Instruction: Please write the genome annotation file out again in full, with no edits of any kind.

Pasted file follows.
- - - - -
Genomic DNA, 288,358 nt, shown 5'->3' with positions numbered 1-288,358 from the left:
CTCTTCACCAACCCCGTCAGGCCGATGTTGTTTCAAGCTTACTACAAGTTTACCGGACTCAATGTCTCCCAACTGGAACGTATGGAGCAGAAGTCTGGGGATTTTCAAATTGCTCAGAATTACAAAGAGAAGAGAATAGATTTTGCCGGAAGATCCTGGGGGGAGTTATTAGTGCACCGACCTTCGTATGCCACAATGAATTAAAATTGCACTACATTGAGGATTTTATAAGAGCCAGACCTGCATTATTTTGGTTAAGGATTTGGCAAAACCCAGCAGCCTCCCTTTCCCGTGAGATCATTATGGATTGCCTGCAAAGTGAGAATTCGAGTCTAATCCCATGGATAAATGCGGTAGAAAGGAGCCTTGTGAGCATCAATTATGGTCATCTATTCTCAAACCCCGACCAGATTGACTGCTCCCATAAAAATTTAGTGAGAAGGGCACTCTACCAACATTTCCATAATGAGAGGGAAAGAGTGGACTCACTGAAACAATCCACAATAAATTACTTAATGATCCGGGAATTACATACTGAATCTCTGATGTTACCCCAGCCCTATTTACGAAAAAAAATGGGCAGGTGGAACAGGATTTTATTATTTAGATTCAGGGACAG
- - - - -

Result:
Genomic DNA, 288,358 nt, shown 5'->3' with positions numbered 1-288,358 from the left:
CTCTTCACCAACCCCGTCAGGCCGATGTTGTTTCAAGCTTACTACAAGTTTACCGGACTCAATGTCTCCCAACTGGAACGTATGGAGCAGAAGTCTGGGGATTTTCAAATTGCTCAGAATTACAAAGAGAAGAGAATAGATTTTGCCGGAAGATCCTGGGGGGAGTTATTAGTGCACCGACCTTCGTATGCCACAATGAATTAAAATTGCACTACATTGAGGATTTTATAAGAGCCAGACCTGCATTATTTTGGTTAAGGATTTGGCAAAACCCAGCAGCCTCCCTTTCCCGTGAGATCATTATGGATTGCCTGCAAAGTGAGAATTCGAGTCTAATCCCATGGATAAATGCGGTAGAAAGGAGCCTTGTGAGCATCAATTATGGTCATCTATTCTCAAACCCCGACCAGATTGACTGCTCCCATAAAAATTTAGTGAGAAGGGCACTCTACCAACATTTCCATAATGAGAGGGAAAGAGTGGACTCACTGAAACAATCCACAATAAATTACTTAATGATCCGGGAATTACATACTGAATCTCTGATGTTACCCCAGCCCTATTTACGAAAAAAAATGGGCAGGTGGAACAGGATTTTATTATTTAGATTCAGGGACAG